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The Spirit of the Nation/The House that Paddy Built

< The Spirit of the Nation

THE HOUSE THAT PADDY BUILT.

"Take this—What's this?"

This is the House that Paddy built!—
This is the Parliament that sat in the House that Paddy built—
These are the slaves, who basely bent,
And sold to England the Parliament,
That sat in the House that Paddy built!


This is the Lord, of name accurst!—
The leader and chief—and by much the worst
Of that vile crew, who basely bent,
And sold to England, &c.


These are the bribes—in money and place,
And titles—the badges of shame and disgrace!—
That were given by that Lord of name accurst—
The leader and chief—and by much the worst
Of that vile crew, &c.


These are the tortures and murders fell,
That maddened the people and made them rebel,
And (along with the bribes in money and place,
And titles—the badges of shame and disgrace)
Played the game of that Lord, of name accurst—
The leader and chief—and, &c.


This is The Union—that Union of Woe!
Which Ireland was forced to undergo,
When her hopes were lost, and her spirit was low!
From the dire confusion, and slaughter fell
That ensued from the terrible struggle to quell
Her people, whom tortures forced to rebel,
When those tortures—with bribes in money and place,
And titles—the badges of shame and disgrace,
Played the game of that Lord, of name accurst, &c. &c.


These are the years—twice twenty and two!
That Ireland has had to endure and to rue
That Union of Name—that Union of Woe,
Which she had been forced to undergo,
When, &c.


These are the men who spoke out at last,
And said that the time for despair was past,
And that Ireland's rights were well worth one cast!
After all the years—twice twenty and two—
That, &c.


This is the struggle for justice and right—
The peaceful and good constitutional fight,
To remove from our country the Union blight!—
The struggle of those who've spoke out at last,
And said that the time of despair was past,
And that, &c.


This is the Whig Lord, who bribery tried
With the young men of Ireland, once her hope and her pride,
Who, ere they had yielded, ought surely have died!
They, who kept from the struggle for justice and right,
The peaceful and good constitutional fight,
To remove, &c.


These are the Tories, seated now in high place,
The haters of Ireland, her creed, and her race!
More bold than the Lord, who bribery tried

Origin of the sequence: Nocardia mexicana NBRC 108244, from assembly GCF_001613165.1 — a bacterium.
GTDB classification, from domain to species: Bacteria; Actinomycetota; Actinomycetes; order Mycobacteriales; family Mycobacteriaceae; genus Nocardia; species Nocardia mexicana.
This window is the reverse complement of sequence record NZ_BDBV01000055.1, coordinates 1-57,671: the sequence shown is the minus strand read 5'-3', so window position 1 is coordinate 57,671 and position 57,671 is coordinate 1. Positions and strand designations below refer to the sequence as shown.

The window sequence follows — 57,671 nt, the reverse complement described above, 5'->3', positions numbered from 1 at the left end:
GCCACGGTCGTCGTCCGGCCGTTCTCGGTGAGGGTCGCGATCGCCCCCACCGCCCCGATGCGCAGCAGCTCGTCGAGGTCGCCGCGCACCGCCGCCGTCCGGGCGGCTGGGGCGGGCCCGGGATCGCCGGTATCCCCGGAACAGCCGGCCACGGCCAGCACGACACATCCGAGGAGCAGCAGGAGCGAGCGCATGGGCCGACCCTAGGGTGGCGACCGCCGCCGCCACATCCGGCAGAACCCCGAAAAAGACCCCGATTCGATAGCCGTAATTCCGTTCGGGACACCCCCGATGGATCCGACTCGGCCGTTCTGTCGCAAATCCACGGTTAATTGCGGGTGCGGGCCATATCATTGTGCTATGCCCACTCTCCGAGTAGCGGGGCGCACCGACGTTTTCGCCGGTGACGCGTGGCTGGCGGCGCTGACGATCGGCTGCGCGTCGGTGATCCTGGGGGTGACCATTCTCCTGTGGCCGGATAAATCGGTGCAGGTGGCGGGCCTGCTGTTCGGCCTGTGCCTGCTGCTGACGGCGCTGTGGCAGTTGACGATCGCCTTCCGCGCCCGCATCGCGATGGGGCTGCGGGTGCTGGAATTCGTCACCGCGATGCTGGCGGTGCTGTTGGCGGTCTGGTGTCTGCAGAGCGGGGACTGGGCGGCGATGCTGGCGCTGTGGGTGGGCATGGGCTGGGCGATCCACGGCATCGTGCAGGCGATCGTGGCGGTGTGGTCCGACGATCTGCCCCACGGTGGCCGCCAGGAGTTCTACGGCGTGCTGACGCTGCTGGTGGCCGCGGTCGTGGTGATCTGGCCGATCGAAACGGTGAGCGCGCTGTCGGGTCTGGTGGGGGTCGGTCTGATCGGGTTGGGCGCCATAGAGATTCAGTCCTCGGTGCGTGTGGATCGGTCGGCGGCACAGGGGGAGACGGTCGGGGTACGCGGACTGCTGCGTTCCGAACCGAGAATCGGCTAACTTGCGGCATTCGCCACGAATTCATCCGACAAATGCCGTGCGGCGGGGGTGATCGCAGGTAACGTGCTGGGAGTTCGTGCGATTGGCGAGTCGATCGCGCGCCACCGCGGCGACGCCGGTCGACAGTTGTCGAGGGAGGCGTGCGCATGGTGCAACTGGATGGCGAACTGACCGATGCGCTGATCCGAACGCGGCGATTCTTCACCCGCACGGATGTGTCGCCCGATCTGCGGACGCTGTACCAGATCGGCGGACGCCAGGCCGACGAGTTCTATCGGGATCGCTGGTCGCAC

With the young men of Ireland, once truly her pride!
Who, ere they had yielded, ought surely have died!
They who now hold off from the struggle of right,
The peaceful and good constitutional fight,
To remove, &.c.


These—oh, these are the People—still honest and true,
Who will do once again what before they did do!
Make Peel and his fellows the rights to concede
Of a whole nation now—as before of a creed!
Shake off the vile Tories, though firm now in place,
(The haters of Ireland, her creed, and her race:)
Nor bring back the Whig Lord, who bribery tried
With the young men of Ireland, once truly her pride!
Who, ere they had yielded, ought surely have died!
They who now hold off from the struggle of right,
The peaceful and good constitutional fight,
To remove from our country the Union-blight!—
The struggle of those who've spoke out at last,
And said that the time of despair was past!
And that Ireland's rights were well worth one cast!
After all the years twice twenty and two—
That she has been doomed to endure and rue
The Union of Name—That Union of Woe!
Which England compelled her to undergo,
When her hopes were lost, and her spirit was low,
In the dire confusion and slaughter fell,
That ensued from the terrible struggle to quell
Her People, whom tortures forced to rebel!
When those tortures, with bribes in money and place,
And titles (the badges of shame and disgrace!)
Played the game of that Lord, of name accurst—
The leader and chief—and by much the worst
Even of that vile crew, who basely bent,
And sold to England her Parliament
That sat in the House that Paddy built!